Aloma Crenshaw, Faye Barker and Bev Slagle express their enthusiasm for the calling of the North Carolina governor’s race.
9:15 p.m. – Karen Tam
[media-credit name=”Karen Tam” align=”aligncenter” width=”388″][/media-credit]Jennifer Wig, the assistant editor of the Raleigh Public Record, fields incoming reports in the newsroom.—————————————————9:11 p.m. – Young Lee and Sam DeGravesAt Republican Party party at North Hills Hilton.
Pat McCrory was just voted in and that’s great. I know him personally and I know he’s going to do a lot of good for North Carolina. – Zach Ivey, 23
Looking at the results so far, I really believe Romney will pull it out. That’s what I’ve been praying for and I’m going to hope that until the end. – Jason Spriggs, 31
9:09 p.m. – Ariella Monti
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9:07 p.m. – Laura Baverman
As some news organizations call the North Carolina gubernatorial election in favor of Republican Pat McCrory, Attorney General Roy Cooper (D) says he’s prepared to work with state officers from any party.
“I think now that elections are over we’ve got to pull together to move North Carolina forward. It’s time for us to put aside partisanship and work together to solve our problems,” Cooper said.
9:06 p.m. – Ariella Monti
Saying goodbye to the crew from WKNC. I hope you enjoyed our broadcast. We’ll be here until the Morning Times crew kicks us out at Midnight. Come by and eat some food.
8:59 p.m. – Young Lee and Sam DeGraves
The Republican party is packed with people. There are mainly white adults and a few minorities.
The crowd cheered as Pat McCrory was announced as Governor of NC.
Chad Barefoot arrived at the party.
Taylor McLamb, 21, “There’s a lot of enthusiasm, there’s a lot of excitement, there are people of all different ages, and people are pretty confident about how this night will turn out.”
8:55 p.m. – Laura Baverman
Democrats cheer as Obama wins states
8:52 p.m. – Young Lee and Sam DeGraves
Reporters arrived at the polling place about 20 minutes before it closed and there was no line. People arrived at the polling place a few minutes before the polls closed at 7:30 p.m. and were still able to vote.
There were six people at the polling place. Three were non-partisan and three were Obama campaigners. There were no republican candidates present.
“We have received a mostly positive response for Obama. There were only a few people who gave us nasty looks,” said Katie Conlon, an Obama campaigner
“I literally just got here 5 minutes ago and I cast my vote. Everything went smoothly,” said Radiance Gibson a 20 year old student. “There were no annoying people trying to get me to choose a certain side.”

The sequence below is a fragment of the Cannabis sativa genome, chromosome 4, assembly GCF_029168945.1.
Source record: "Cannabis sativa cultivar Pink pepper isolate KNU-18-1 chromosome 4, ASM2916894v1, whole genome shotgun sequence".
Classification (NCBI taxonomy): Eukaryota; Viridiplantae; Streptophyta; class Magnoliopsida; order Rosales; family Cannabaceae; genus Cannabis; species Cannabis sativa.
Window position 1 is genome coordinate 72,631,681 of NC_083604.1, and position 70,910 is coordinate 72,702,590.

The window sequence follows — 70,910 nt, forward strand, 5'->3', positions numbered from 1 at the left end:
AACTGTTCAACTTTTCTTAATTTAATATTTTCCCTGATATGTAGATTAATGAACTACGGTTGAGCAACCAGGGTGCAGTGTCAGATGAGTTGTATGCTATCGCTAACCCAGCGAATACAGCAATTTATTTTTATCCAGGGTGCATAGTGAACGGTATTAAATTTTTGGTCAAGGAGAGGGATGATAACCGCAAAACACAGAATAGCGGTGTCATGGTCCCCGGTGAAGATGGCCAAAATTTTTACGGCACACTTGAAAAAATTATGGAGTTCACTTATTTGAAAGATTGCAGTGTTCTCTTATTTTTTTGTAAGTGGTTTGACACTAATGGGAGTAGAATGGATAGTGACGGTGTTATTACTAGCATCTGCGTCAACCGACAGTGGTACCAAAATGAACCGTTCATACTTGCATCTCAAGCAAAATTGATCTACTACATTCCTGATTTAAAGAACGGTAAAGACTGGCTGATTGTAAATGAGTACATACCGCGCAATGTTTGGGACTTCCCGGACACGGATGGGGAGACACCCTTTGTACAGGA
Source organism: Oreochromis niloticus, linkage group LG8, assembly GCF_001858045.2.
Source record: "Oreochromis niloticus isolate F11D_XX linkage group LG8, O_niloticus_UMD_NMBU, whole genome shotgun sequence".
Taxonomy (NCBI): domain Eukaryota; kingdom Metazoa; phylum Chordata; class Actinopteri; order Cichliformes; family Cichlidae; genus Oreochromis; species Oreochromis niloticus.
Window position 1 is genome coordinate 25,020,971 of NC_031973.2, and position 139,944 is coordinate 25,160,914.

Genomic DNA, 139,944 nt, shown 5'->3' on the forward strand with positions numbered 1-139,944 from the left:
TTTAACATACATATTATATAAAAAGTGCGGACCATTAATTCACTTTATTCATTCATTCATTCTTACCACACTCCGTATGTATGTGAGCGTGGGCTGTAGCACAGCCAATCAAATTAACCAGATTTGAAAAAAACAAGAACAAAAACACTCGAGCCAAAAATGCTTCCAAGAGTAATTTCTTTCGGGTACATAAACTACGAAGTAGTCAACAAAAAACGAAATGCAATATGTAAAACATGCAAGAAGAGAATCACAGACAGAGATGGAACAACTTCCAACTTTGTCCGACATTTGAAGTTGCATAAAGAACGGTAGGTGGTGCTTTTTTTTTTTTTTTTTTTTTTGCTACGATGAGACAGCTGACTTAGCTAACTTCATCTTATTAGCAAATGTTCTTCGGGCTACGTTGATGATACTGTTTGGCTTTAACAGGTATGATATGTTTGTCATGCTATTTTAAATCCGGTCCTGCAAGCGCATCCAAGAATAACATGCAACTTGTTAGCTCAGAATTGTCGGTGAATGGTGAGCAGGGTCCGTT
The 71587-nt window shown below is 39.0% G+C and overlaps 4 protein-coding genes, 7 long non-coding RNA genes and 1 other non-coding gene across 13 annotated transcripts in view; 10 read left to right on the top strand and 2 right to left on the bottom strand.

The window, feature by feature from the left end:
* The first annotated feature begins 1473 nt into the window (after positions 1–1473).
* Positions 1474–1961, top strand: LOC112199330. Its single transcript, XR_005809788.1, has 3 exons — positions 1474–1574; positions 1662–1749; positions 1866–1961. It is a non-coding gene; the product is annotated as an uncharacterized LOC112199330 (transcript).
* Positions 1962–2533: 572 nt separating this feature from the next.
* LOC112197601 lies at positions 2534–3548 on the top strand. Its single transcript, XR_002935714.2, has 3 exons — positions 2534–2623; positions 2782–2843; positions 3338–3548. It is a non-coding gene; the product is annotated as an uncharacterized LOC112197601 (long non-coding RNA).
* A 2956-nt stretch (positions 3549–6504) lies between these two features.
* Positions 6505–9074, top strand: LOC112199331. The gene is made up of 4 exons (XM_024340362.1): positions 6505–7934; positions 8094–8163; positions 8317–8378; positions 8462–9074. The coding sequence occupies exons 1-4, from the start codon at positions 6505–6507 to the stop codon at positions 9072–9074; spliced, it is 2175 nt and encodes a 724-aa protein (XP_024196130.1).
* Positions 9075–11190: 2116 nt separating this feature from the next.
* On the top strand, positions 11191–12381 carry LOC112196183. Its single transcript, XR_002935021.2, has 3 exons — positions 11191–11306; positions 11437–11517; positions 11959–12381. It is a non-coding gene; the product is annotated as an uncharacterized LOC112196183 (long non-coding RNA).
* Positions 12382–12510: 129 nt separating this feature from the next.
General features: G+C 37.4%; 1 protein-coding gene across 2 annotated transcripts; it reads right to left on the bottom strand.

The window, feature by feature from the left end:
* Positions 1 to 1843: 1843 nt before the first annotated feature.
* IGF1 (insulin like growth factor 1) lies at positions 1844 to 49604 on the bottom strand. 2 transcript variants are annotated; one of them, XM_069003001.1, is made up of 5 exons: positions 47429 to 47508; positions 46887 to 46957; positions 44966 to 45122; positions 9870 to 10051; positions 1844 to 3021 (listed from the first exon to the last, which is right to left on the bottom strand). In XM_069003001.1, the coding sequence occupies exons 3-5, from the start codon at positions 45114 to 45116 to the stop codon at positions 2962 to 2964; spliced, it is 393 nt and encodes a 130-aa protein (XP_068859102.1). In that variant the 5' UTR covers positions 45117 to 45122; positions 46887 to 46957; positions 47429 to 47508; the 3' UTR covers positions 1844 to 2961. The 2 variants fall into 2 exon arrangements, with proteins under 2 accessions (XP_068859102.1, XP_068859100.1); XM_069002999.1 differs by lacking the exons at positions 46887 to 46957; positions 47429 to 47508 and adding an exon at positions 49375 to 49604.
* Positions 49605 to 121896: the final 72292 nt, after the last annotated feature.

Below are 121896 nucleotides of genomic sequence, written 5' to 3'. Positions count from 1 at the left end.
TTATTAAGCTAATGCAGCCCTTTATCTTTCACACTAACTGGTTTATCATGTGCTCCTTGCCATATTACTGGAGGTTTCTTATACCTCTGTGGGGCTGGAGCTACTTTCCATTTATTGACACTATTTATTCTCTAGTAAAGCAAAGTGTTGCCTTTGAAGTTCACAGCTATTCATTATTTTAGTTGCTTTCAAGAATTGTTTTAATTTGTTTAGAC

Walter Dalton, democratic nominee for Governor, and Elaine Marshall, democratic candidate for secretary of state, stopped by the polling place this morning about 11 a.m.
8:37 p.m.- Hide Terada
[media-credit id=53 align=”aligncenter” width=”600″][/media-credit]
Voters and volunteers wait for the results at Marriott.———————————–
8:32 p.m. – Lauren Ramsdell
8:31 p.m. – Dwight Otwell
[media-credit name=”Dwight Otwell” align=”aligncenter” width=”600″][/media-credit]NC Senate candidates map———————————–8:28 p.m. – Eugenea ZhirnovI spoke to Betsy Buford, the Democratic chair, at Trinity United Methodist church. She had been at the polling station since 6:15 this morning. “The line was past the block when polls opened,” Buford said. When I spoke to her, she was handing out Democratic voting information to the mostly Democratic precinct.When asked how she was so inspired to stay out here for over twelve hours, Buford said, “Fingers were freezing and toes were numb, but you just have to keep the big picture in mind. No one will care if I leave, but this could be someone’s first time voting. Making a difference, one person at a time – that’s democracy in action.”Buford grew up in a very political, very Democratic family. She even had a family member, Frank Porter Graham, run for Senate in 1950.
8:27 p.m. – Laura Baverman
North Carolina Democratic Party chair David Parker has arrived at the Marriott downtown. He’s confident about the President Obama’s chances for a win. Voter turnout has been heavy in the precincts that the party is most concerned with. Recent polls have shown that Democratic gubernatorial candidate Walter Dalton has been gaining 5 to 6 points on Republican candidate Pat McCrory. He believes that’s a good sign for the President.
“Prognosticators can prognosticate. But this is going to be a lengthy night,” Parker said.
8:26 p.m. – Kari Smith & Josue Terrones
We interviewed Bill Shankle at the Millbrook Exchange Park and he told me that it was a slow evening with small crowds and rather uneventful. Roxie Cash, also at the park, said that she had been there all day and that “there was a good turnout in the morning early afternoon but as of 4:00pm there was a steady drop off.”